"One Good Tern Deserves Another"
and "Goodness Gracious"
On the beach where we had been idly
telling the shell coins
cat's paw, cross-barred Venus, china cockle,
we both saw at once
the sea bird fall to the sand
and flap grotesquely.
He had taken a great barbed hook
out through the cheek and fixed
in the big wing.
He was pinned to himself to die,
a royal tern with a black crest blown back
as if he flew in his own private wind.
He felt good in my hands, not fragile
but muscular and glossy and strong,
the beak that could have split my hand
opening only to cry as we yanked on the barbs.
We borrowed a clippers, cut and drew out the hook.
Then the royal tern took off, wavering,
then acrobat returned to his element, dipped,
zoomed, and sailed out to dive for a fish.
Virtue: what a sunrise in the belly.
Why is there nothing I have ever done with anybody
that seems to me so obviously right?
One Good Tern Deserves Another
"Gracious Goodness" arose simply enough, in the events described straightforwardly in the poem. If you collect shells, you'll recognize that the beach in the poem is a southern Atlantic beach. In fact, the events told about in the poem occurred in North Miami Beach on a cool, choppy day when nobody was in the water, but there were fishermen casting from the sand.
Oftentimes we try to help a friend or a stranger, and sometimes we succeed, but at other times either our help is rejected or what we think of as help turns out to be hindrance. At times we're wrong in what we think is needed, or what is the right thing for the other person to do, and so we meant well, but we ended up in a worse mess than when we began.
This is a case where the help needed was clear enough to call forth the correct response. My friend and I found the wounded bird, were able to borrow the right tool from one of the fishermen, and we could remove the hook and the fishing line that had crippled the tern. The tern cooperated. In fact had he fought us, he could have injured us, but he seemed to understand that we were trying to be useful. I've often found that when I handle wild animals (or tame ones) if I remain calm and project that sense of helpfulness and desire to ease pain or heal, that the animal will trust me.
Any bird guide will show you a picture of a royal tern, which is a large tern (as terns go -- they are usually smaller than gulls) and a handsome one. But you can observe terns at many beaches. They are not as common as gulls, because they do not thrive on garbage and they nest on the beaches where their eggs or young can be easily destroyed by off road vehicles. They are slenderer of body, faster and more acrobatic than gulls.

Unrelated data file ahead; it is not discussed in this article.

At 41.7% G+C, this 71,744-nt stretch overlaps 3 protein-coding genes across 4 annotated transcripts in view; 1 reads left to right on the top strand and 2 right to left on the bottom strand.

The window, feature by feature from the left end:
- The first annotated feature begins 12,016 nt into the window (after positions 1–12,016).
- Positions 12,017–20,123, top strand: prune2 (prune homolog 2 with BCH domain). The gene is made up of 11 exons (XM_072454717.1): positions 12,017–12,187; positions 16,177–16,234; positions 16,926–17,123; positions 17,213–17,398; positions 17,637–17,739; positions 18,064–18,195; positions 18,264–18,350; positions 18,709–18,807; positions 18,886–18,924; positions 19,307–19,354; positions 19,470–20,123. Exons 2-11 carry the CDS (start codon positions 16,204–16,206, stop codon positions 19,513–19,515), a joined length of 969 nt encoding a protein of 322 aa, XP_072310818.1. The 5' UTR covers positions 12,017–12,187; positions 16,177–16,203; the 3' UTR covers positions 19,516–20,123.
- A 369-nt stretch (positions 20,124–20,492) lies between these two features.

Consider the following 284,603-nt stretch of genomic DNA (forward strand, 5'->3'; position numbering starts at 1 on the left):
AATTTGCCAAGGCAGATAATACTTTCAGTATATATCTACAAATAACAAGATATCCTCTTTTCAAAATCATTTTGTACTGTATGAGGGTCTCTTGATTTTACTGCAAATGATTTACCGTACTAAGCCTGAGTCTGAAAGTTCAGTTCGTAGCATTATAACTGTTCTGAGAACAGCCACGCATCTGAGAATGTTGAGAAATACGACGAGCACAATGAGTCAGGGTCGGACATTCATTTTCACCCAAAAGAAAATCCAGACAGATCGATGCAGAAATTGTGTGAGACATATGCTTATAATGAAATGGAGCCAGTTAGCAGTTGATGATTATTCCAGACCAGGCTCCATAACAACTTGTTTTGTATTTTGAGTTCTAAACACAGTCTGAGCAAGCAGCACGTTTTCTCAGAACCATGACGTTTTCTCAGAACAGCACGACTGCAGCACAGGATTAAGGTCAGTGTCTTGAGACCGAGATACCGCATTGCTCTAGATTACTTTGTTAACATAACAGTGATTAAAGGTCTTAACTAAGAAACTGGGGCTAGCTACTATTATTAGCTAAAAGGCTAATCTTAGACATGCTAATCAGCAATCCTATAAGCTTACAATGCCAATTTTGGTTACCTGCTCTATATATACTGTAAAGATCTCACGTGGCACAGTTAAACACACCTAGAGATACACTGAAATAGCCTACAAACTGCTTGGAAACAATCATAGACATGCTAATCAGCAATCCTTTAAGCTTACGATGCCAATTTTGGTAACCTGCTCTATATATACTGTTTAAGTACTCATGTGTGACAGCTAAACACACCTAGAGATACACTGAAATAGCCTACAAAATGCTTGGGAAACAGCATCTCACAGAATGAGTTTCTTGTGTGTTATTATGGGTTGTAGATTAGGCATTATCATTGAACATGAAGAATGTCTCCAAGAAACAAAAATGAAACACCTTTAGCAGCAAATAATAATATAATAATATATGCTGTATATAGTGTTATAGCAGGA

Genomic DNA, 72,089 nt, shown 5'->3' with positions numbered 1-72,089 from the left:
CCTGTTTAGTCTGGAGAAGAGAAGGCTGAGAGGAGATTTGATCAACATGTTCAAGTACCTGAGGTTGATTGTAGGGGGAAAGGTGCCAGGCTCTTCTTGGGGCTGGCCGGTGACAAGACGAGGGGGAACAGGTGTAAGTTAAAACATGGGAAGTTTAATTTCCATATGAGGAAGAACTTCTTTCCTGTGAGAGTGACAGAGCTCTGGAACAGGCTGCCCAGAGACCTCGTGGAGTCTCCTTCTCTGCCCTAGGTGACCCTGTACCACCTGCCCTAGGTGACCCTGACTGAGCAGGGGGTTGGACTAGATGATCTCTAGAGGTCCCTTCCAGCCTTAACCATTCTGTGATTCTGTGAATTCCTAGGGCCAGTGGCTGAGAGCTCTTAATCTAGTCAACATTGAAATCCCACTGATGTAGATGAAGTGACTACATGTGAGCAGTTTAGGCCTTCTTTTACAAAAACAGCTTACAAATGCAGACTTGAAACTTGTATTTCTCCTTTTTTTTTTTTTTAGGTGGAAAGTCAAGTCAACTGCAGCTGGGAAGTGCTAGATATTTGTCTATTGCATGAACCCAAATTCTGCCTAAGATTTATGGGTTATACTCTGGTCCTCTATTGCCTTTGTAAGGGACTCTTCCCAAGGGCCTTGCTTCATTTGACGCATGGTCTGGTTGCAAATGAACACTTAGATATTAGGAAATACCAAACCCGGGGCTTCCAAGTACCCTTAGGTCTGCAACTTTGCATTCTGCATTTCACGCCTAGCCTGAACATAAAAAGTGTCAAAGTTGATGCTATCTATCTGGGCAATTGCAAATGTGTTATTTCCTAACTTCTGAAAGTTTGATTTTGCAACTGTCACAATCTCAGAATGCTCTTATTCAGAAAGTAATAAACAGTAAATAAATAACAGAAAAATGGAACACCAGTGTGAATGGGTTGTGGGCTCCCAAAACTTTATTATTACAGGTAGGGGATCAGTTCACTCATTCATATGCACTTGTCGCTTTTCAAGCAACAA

That something happened once a particular way is no reason why in writing a poem (or a story) you should be stuck with that series of events, but sometimes what happens is peculiarily satisfying -- just right. That's the source of this poem, and it's also what the poem is about, a simple and honorable act that did some obvious good and therefore makes you as doer feel good about yourself.
The imagery in the poem is simple and direct. I had no reason to dress up what had, after all, pleased me by its simple and direct nature. The poem is more rhythmic, however, than may appear to you if you are just taking it in through your eye.
Poems are arrangements of sounds and silences, and all you have on the page is black marks surrounded by white space. If you've ever wondered why poems are set off as they are, in lines, rather than just written along until the writer reaches the end of the line, as prose is set up on the page, one of the strong reasons for poems being in lines is to tell you how to say a poem and how to hear it in your head. A poet is using that space to indicate pauses, like rests in music, if you've ever read music. The line breaks indicate little pauses when you are reading the poem aloud, and I urge you to read it aloud.
A poem like this one is designed to be said and heard, and the more you overcome any fear you have of making a fool of yourself and experiment with saying poems -- chanting them, reciting them, shouting them, crooning them, the more you will hear of how each is put together and therefore the more enjoyment you'll get out of a poem. A poem speaks to you with its sounds and its rhythms as much as it speaks to you in the meaning of its words.
I end with a question rather than a statement, because I really want to invite you into the experience, which was a good one for me, so much so that I wrote the poem to share it with you.
Visit Marge Piercy's Web site: http://www.capecod.net/~tmpiercy/